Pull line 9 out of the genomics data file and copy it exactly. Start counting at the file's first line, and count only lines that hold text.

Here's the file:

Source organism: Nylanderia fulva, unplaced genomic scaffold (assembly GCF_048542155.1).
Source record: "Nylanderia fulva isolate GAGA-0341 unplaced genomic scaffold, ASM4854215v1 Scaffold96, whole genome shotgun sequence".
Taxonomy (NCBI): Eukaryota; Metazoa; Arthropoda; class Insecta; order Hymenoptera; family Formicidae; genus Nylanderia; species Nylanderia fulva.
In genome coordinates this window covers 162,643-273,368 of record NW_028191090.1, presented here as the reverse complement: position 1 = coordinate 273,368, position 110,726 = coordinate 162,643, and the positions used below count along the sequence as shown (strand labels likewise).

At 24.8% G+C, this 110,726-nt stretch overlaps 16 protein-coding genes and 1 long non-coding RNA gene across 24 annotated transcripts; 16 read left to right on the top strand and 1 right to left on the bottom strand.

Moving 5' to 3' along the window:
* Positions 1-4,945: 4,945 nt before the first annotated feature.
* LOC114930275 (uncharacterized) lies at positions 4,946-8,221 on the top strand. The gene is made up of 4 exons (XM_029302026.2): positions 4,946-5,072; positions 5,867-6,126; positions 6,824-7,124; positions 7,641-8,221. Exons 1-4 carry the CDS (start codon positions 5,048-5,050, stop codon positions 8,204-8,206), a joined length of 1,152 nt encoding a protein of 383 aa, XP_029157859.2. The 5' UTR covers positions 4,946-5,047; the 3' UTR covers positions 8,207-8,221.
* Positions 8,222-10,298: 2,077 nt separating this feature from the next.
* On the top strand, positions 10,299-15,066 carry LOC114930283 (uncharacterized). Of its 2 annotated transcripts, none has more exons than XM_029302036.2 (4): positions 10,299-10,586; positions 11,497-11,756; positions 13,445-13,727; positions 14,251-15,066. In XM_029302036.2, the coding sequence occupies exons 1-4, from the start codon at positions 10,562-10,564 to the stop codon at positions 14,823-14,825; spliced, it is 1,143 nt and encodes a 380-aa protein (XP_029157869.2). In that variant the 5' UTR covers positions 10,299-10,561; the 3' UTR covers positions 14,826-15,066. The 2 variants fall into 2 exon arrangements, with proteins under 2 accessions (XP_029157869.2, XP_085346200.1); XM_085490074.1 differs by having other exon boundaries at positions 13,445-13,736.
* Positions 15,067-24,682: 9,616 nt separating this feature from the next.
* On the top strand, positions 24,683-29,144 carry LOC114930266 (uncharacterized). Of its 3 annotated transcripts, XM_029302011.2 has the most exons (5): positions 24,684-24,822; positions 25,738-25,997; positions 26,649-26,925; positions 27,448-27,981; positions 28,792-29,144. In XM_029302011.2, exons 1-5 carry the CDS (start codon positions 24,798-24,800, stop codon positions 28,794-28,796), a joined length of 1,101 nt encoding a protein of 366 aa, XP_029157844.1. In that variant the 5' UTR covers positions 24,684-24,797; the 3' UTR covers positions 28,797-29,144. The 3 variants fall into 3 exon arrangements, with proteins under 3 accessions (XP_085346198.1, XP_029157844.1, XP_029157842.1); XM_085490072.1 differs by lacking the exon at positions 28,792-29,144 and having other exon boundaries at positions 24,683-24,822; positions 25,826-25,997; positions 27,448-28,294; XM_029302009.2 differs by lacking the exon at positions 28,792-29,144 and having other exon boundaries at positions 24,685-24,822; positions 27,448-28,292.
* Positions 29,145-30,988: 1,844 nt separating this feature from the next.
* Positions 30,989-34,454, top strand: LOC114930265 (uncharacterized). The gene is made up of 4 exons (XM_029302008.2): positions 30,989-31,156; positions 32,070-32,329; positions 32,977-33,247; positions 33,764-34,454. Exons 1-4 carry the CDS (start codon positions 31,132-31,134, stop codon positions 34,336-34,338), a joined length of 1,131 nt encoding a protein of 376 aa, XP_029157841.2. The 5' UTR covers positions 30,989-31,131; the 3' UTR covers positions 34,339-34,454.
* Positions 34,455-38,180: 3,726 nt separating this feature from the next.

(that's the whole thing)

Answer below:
* Positions 8,222-10,298: 2,077 nt separating this feature from the next.